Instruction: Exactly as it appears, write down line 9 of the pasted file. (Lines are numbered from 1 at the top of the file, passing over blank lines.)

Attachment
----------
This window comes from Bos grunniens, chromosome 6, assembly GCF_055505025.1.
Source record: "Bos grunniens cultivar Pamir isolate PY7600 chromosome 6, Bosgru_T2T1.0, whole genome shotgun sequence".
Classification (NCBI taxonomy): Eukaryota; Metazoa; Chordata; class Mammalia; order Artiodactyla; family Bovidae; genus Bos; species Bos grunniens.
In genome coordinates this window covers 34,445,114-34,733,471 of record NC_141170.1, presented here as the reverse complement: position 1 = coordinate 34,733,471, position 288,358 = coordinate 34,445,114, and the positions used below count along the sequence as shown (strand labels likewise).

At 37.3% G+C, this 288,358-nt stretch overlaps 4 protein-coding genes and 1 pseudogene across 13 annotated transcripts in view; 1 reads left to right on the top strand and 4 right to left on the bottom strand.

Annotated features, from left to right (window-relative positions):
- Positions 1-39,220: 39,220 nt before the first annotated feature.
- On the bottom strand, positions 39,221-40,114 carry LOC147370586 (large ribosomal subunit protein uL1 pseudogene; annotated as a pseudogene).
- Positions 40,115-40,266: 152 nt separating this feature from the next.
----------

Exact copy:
- Positions 40,115-40,266: 152 nt separating this feature from the next.